Back on topic. I don't want to get into the whole presentation because you can watch it for yourself on Vicki's uStream Channel, but I do want to share a few tidbits I learned.
  • PowerPoint is out. Now try Google Presentations with the back channel so participants, even those that are not sitting in the same room, can participate without interrupting.
  • Silence is noise to today's students. Let them listen to THEIR music on their iPod. You might see more productivity out of them.
  • Make sure that your school has a great AUP in place, but protect yourself and your students even more with a special permission slip on your major projects - especially those that involve international collaboration and in-depth use of the web.
  • Ning now is offering free services to schools. Create a social network with your students. Not on Facebook or MySpace because they really do want their own space. Ning can be kept private.
  • Sandbox mode is extremely important, especially when introducing new software or tools. Not just for the students, but for our teachers. (She explains this really well in her presentation.)
  • Make sure that you are clickable and verifiable as a source.
  • I am probably misspelling this - but teachers need to be "Teacherpreneurs" - who connect, empower and encourage new methods, tools, and ideas for the classroom.
  • The first step of any project is to make sure that you are connected! With RSS feeders, bookmarks, teacher networks, etc. So teachers join organizations like the TIE network if you are in Georgia, DEN if you are a Discovery fan, or join a Ning network or just the Twitterverse and check out edtechtalk.
I have more to write, but I'll do that this weekend or next week.

Monday, November 12, 2007


I love Twitter! I learn so much from those people on there! Especially John Pederson. Today he twitted about a great online tool. Here's an online stopwatch for your next class/professional development session. You can put in the time frame you're looking for, either have it count up or count down, and go for it. You can download it for Mac or PC (haven't tried it that yet, but did try the count down for a time out for Joey and his rocket that ended up on my roof). They even have a LARGE version as well.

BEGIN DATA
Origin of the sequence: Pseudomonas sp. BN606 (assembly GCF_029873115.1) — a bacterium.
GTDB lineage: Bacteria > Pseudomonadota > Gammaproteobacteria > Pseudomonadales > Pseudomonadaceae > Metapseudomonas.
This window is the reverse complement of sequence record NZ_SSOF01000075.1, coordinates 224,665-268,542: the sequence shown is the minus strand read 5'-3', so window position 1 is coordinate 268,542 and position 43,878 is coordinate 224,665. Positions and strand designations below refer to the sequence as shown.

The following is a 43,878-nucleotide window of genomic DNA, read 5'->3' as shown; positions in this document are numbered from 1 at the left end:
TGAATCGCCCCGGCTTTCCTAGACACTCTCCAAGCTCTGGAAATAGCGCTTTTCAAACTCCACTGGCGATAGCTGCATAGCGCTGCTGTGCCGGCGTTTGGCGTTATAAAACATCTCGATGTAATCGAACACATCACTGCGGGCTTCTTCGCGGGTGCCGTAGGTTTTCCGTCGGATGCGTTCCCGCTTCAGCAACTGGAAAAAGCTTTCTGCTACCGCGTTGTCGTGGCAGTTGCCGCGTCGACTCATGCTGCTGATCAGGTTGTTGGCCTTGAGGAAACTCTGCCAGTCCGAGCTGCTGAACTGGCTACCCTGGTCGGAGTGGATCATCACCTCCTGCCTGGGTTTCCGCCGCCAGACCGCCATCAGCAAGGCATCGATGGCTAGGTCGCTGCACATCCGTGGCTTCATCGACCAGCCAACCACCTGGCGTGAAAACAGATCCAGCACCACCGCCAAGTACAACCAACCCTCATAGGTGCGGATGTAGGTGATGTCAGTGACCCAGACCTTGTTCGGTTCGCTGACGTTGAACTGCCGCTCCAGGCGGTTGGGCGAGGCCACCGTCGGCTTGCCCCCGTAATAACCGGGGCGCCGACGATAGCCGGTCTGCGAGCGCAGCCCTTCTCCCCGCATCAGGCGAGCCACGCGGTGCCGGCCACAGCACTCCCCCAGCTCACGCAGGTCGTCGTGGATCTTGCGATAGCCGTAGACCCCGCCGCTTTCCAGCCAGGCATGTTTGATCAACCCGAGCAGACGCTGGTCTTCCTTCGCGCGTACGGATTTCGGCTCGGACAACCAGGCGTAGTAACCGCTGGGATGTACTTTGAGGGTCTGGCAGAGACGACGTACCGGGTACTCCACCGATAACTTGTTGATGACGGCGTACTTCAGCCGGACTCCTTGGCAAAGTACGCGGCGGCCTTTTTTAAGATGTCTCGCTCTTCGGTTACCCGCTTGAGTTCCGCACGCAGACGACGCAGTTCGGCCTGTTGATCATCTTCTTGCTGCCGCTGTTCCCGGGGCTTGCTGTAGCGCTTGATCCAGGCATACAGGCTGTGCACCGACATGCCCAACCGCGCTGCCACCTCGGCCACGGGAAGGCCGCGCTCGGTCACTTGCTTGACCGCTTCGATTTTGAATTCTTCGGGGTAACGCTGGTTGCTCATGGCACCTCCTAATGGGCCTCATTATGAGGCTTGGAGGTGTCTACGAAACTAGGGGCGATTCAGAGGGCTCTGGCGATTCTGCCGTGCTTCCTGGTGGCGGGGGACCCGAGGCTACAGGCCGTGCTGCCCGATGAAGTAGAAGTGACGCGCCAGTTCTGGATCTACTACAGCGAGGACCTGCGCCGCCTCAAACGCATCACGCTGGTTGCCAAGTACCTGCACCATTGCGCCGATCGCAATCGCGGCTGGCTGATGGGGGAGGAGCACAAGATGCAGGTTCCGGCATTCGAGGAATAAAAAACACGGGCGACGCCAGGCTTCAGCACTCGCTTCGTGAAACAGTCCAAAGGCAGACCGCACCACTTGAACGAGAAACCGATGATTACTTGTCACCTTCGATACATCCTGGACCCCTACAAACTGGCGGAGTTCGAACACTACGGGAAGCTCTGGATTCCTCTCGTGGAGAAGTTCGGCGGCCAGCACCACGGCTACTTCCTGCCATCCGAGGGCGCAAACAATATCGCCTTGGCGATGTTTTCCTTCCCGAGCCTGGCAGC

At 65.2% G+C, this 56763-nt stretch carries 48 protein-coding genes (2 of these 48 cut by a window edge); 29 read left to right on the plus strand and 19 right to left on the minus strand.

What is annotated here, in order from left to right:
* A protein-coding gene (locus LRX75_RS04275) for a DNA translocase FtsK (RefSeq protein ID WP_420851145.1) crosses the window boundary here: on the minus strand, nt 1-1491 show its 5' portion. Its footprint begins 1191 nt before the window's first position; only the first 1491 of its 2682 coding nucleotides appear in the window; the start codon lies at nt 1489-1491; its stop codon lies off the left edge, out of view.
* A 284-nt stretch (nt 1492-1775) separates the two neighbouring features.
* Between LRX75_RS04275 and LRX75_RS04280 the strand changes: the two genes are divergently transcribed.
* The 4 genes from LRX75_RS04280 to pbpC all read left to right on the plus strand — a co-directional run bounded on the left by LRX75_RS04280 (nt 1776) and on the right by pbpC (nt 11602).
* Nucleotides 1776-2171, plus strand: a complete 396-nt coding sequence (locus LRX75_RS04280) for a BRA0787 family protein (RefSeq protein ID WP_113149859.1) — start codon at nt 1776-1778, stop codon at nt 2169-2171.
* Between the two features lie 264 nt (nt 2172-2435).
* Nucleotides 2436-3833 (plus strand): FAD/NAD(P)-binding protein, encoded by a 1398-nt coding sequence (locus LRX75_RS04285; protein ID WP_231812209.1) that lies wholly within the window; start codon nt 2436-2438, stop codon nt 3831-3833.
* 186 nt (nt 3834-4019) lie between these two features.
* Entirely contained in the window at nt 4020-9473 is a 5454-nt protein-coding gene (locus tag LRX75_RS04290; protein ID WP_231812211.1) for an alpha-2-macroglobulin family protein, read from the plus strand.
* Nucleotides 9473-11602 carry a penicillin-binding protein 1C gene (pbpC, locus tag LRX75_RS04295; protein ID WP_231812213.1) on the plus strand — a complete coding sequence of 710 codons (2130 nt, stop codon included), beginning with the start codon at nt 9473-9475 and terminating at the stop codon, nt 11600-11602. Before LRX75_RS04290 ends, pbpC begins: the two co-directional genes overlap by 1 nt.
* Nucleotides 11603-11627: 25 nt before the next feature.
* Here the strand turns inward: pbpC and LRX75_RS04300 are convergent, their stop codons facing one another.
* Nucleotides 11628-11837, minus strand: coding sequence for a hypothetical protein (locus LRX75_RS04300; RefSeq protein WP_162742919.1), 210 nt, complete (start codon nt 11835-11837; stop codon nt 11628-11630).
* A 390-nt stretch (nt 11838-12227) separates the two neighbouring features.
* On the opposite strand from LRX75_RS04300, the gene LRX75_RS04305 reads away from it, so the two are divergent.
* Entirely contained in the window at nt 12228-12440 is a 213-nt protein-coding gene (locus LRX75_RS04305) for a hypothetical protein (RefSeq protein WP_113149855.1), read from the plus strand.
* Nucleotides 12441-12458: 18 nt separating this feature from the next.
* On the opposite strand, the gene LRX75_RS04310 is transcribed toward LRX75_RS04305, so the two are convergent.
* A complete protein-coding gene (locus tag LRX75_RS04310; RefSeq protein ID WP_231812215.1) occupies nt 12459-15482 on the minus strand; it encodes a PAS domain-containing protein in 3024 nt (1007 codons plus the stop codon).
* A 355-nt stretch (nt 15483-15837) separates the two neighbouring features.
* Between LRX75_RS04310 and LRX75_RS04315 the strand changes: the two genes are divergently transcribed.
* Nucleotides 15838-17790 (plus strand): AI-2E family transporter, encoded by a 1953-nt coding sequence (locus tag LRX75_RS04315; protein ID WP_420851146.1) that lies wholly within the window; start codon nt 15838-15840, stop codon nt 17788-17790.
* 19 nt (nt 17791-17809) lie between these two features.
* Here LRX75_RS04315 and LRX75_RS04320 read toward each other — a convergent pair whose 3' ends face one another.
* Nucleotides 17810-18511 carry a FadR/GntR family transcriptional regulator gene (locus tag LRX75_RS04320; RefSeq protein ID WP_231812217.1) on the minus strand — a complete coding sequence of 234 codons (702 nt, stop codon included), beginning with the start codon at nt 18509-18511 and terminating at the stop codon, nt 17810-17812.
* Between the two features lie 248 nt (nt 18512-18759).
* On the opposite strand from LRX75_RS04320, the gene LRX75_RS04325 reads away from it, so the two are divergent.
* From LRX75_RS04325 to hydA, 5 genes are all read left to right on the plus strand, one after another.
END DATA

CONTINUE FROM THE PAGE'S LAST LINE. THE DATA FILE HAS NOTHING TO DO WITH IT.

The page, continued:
I once had some videos that did a 2 minute and a 5 minute count down, but lost them some computer changes ago. I like this tool so much better.

Quiz Builders and Subscriptions

Last week I did a blitz of training in Marion County for netTrekker. I am always amazed at what we find in training and the uses the teachers come up with. A small group of us had a discussion about the Saved Search feature verses bookmarking sites with Del.ic.ious or another program. The general thoughts were that the sites from netTrekker were educational and teacher approved and by using the Saved Search Feature they have a secure way of sharing the links with their students, with the ability to edit the descriptions to turn the save search into a "Web Hunt".
One of the features of the Saved Searches is to add a website that may or may not be in netTrekker. Great way to add on a site that you found in another search later or to add a site that is not currently in netTrekker. One example I often use is a quiz on the same topic. Normally we then look at adding a lesson or quiz from Discovery Streaming (formally unitedstreaming), but Marion County does not have this service. So it was time to look at others.